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The Shifting Role of Product Officers

Moving from Compliance to Strategy

The rise of the Product Officer role across industries has sparked new innovations within companies, and asset managers are no exception. While previously a role that focused more on execution, Product Leaders in asset management firms have the opportunity to be more strategic and expand the scope of their traditional focus. To explore the impact Heads of Product could have, we gathered product leaders to discuss the future of the role in asset management. The attendees had international product responsibility at top tier asset managers, representing in aggregate over US$4trn of assets under management. 

From Execution to Strategy

There is a discernible increase in the breadth of the role of Product because of the many challenges the industry is under. This is presenting opportunity for Product leaders to step up and highlight how an effective product function can contribute beyond its traditional remit. The function is no longer simply about implementation and execution, as has historically been the case, but is pivoting rapidly toward having influence on corporate strategy and client engagement. “We are not a compliance function,” one participant commented. Product is not the watchdog whose only role it is to clean up and rationalize an unprofitable tail of legacy products. It must instead be seen and used as a trusted advisor and solution provider, increasingly helping to author corporate strategy, including scoping options for inorganic growth. As one Global Head of Product commented, “A more top down, hierarchical organization will drive for implementation, whereas an agile, bottom-up approach will require a strategic remit of the Product function.” The function is uniquely positioned to straddle company silos and engage with the market and regulatory landscape; this breadth of perspective makes for an invaluable contribution but remains untapped due to sub- optimal functional set ups.

Product Is the “Third Pillar”

The structure and set up of the Product function within an asset manager will have a bearing on its level of impact. At the very least, for firms to set up the function for success, the Product function should be a trusted adviser to, and equal partner of, Distribution and Investment (the third pillar). There is often a natural and healthy tension between the two pillars, and a seasoned Product leader positioned on an equal footing can navigate these sometimes-disparate objectives for a more aligned outcome, acting as the “connective tissue” in the organization. On the contrary, some leaders noted that positioning the function within investment or distribution teams can create bias and asymmetry of outcomes. Remarked one Product leader, “We used to have to be bilingual, speaking the language of investment and distribution, but now we must be multi-lingual engaging across additional dimensions too [considering the business as a whole].”

There was also discussion on regional versus global models. The theory was that the Product function is potentially hamstrung if it does not have direct regional influence. At the very least, a global set up achieves consistency and standardization across a company, allowing it to reap synergies and share best practice, resulting in a more coordinated engagement strategy with clients.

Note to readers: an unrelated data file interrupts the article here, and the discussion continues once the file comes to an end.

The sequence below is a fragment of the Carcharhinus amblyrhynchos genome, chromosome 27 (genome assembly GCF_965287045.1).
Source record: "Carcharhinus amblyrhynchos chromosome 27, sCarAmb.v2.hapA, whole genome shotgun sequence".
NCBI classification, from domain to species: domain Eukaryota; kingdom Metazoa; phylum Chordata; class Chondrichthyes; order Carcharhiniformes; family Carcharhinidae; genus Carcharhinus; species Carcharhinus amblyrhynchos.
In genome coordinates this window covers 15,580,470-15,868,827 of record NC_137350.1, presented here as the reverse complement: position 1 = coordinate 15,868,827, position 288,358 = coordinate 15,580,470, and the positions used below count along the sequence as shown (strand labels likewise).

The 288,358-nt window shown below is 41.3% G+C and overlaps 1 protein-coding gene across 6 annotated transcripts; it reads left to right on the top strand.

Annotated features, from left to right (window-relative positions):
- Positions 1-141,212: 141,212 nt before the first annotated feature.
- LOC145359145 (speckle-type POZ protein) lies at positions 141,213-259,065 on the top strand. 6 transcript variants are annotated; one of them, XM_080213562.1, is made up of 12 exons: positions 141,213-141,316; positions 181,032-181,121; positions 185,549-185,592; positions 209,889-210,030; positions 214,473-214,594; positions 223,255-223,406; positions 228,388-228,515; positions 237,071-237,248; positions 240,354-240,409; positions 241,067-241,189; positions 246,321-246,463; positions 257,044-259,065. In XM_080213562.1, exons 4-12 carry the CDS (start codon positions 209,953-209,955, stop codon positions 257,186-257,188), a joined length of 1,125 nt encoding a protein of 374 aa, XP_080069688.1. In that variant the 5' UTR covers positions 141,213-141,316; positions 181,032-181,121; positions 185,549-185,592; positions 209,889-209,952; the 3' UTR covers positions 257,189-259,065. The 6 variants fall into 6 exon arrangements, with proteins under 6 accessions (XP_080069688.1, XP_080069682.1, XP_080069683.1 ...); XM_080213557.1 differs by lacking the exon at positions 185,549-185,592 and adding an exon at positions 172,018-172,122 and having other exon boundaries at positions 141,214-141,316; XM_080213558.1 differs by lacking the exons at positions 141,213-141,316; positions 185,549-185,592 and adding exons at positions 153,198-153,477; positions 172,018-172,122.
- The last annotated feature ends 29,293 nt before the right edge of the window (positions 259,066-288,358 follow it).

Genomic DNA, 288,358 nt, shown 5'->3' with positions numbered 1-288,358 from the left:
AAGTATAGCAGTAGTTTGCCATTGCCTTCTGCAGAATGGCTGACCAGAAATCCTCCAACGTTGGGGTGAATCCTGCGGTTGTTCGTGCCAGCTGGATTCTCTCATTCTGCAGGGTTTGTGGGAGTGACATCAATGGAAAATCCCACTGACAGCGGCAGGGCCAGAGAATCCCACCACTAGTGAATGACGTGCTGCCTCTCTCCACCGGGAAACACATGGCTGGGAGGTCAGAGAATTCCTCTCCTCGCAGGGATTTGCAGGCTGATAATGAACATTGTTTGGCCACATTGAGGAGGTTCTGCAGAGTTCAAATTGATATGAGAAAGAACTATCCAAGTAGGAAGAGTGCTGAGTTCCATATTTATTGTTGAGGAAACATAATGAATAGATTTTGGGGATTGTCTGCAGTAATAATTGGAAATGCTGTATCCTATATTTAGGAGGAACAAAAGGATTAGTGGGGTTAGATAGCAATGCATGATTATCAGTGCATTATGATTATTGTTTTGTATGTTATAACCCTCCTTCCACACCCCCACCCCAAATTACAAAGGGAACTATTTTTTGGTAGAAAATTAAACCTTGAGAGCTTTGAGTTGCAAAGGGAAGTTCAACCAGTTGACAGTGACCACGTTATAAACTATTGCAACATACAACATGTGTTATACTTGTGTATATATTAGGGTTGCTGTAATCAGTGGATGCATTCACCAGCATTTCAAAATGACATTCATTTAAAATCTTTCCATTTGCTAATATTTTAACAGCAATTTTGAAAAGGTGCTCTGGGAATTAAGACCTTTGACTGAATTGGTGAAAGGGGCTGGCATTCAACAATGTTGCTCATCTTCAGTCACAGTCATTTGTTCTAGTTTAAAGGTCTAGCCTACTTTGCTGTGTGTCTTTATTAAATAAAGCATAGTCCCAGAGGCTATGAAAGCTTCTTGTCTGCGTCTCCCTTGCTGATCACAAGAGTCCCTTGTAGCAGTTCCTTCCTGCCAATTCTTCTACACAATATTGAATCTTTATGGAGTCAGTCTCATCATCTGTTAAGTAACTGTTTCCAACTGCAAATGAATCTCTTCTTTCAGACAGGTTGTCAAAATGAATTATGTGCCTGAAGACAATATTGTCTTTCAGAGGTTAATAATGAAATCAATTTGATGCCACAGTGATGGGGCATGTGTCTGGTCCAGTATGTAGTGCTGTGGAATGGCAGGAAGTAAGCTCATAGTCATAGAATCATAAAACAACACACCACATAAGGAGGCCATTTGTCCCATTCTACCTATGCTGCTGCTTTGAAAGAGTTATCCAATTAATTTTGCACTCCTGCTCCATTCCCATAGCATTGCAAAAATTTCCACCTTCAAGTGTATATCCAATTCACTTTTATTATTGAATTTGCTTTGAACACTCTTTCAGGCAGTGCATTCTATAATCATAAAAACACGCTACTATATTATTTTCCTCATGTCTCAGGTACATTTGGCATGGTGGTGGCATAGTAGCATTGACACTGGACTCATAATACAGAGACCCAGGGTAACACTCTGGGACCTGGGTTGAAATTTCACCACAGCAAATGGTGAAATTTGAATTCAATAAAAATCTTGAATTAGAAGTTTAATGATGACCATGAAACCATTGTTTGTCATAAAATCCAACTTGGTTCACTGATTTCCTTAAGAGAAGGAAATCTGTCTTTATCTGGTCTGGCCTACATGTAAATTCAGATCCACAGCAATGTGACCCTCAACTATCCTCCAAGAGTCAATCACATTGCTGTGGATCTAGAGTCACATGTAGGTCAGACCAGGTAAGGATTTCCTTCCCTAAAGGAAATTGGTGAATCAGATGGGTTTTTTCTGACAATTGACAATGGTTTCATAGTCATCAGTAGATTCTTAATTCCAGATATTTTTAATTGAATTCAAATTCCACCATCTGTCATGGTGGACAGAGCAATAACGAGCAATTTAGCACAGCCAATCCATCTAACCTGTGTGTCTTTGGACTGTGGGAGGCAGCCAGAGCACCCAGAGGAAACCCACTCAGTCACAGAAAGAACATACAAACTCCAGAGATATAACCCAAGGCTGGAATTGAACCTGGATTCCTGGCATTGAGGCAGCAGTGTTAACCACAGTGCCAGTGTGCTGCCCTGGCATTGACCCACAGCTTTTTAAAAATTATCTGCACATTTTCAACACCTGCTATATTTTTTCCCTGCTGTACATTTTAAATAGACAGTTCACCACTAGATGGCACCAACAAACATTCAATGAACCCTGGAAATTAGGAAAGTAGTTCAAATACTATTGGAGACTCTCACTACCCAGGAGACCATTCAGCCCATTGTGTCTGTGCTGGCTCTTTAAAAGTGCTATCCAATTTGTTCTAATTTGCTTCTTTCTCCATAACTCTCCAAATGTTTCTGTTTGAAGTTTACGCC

Having Broad Impact

The function plays a critical role in understanding the broader market and providing an outside-in view to the company – analyzing competitor products, market trends, changing client views, reshaping the regulatory landscape and then drawing insights from this data to influence future product and even company direction. As one participant noted, “We need to consult with our colleagues on how their franchises as a whole should evolve to stay relevant [not just their specific products].” There is client-facing value of the Product function, which many felt is under-utilized. “The remit should be on shaping a platform not just a UCITS product,” remarked one leader. “The true value add of the function is in helping change the direction of the business as a whole, and in seeing the bigger picture.”

Product and Return on Investment

It was noted that buoyant and bullish markets over many years have masked inefficiencies within asset managers. For the most part, margins have remained high and many in the industry are dogged by complacency and under-performance. The threat of top-line deflation is real. Some Product Heads observed the increasing (and welcome) engagement they are having with finance leaders, focusing more
on “what will be accretive to our margins.” This requires acumen that is more commercial and the ability to approach the Product function from a Return on Investment perspective. As one Global Product Head commented, “I feel like I am running a P&L!” This comment was embraced by others who welcomed such an approach and mindset. It was also noted that more work needs to be done around cost benefit analysis in private markets – this is an asset class that is growing aggressively but its ambiguous nature and relative lack of transparency can make such ROI discussions challenging.

Conclusion

There is potential for the Product function to have a major impact, but it must be set up for success. This will require Product leadership who can engage not only across investment and distribution functions, but with CFOs and CEOs, collating market insight and client views to re-shape not just product strategy but corporate strategy as well.

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